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Here is a just breaking short piece on a former Fort Lee mayor famous for ethical behavior saying Governor Christie is not fit for office and three other short pieces I still have in the hopper from the last week, some which were scooped, but may provide a retrospective of the week.

Mob-Defying Former Fort Lee Mayor: Christie Should No Longer Be in Office just posted by Mike Pignataro describes how "Burt Ross, who helped the FBI apprehend corrupt developers in the 1970s, said the governor is now 'not presidential quality.'"

A former Fort Lee mayor known for turning down a mob bribe said Gov. Chris Christie is no longer an appropriate presidential candidate and shouldn't even be in Trenton following the George Washington Bridge scandal.

Burt Ross was North Jersey's youngest mayor when at age 31 he rejected a $500,000 bribe and helped the FBI apprehend the corrupt developers who were trying to construct a controversial high-rise near the GWB in 1974.

Ross, 70, now lives in California but said he's been closing following the GWB scandal and now has a different perception of Christie, someone he was once "fond of," according to the Jewish Standard.

"Not only do I think he is not presidential quality, I don’t even think he deserves to be governor," Ross told the publication. "I think that he and his administration appear to be morally challenged."

In Christie ties reportedly led to big gains for Wolff & Samson we learn that Christie's long-time law firm co-partnered by Port Authority chairman David Sampson has experienced a tremendous boom in business during Christie's term:

According to state records obtained by the radio station, Wolff & Samson's lobbying business went from $40,000 annually prior to Christie's first election to over $1 million per year afterwards.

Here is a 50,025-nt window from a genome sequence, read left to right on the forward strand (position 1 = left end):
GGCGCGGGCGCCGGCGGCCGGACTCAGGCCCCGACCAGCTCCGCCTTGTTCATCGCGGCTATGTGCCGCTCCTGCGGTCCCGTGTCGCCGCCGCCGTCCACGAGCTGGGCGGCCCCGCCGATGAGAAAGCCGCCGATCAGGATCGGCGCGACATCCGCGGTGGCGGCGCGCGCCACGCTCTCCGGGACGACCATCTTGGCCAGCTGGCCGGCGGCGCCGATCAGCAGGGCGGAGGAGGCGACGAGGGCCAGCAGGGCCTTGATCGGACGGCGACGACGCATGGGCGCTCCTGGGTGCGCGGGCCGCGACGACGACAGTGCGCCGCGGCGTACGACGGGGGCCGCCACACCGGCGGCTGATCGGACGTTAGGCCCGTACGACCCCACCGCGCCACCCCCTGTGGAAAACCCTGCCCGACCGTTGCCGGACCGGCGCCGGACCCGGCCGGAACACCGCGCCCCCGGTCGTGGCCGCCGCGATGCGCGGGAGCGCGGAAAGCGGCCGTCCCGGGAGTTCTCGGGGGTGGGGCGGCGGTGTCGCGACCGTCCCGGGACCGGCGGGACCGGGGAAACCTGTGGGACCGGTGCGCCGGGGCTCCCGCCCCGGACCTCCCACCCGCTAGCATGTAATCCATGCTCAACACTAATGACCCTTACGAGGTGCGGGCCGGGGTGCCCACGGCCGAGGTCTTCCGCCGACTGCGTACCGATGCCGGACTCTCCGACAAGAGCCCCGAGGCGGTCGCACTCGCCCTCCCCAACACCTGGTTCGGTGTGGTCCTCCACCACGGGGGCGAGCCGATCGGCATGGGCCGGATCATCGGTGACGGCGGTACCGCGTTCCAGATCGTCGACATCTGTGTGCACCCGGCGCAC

WNYC also reported that according to records, the firm's municipal bond counsel businesses has quadrupled since Christie took office, jumping from handling $2.4 billion worth of bond sales under Gov. Jon Corzine to $10.1 billion under Christie. ...

The firm was again linked to the scandal last week as Hoboken Mayor Dawn Zimmer alleged that Lt. Gov. Kim Guadagno threatened to withhold Superstorm Sandy relief aid from her city if she did not give approval to a development project by the Rockefeller Group, which Wolff & Samson represents.

Mayor Zimmer also included for Christie Lori Grifa as one who pressure about the Rockefeller project.  NJbiz also tells she is now an attorney for Wolff and Samson.

In Bridge scandal: Port Authority will not pay Wildstein's legal bills,  the Port Authority will not pay David Wildstein's legal bills, and surprisingly has not received any subpoenas which surprises me given the extent of chairmen Samson's involvement.

The Port Authority of New York and New Jersey has denied a request by its former director of interstate capital projects, David Wildstein, to pay his legal bills related to the investigation of the lane closures at the George Washington Bridge.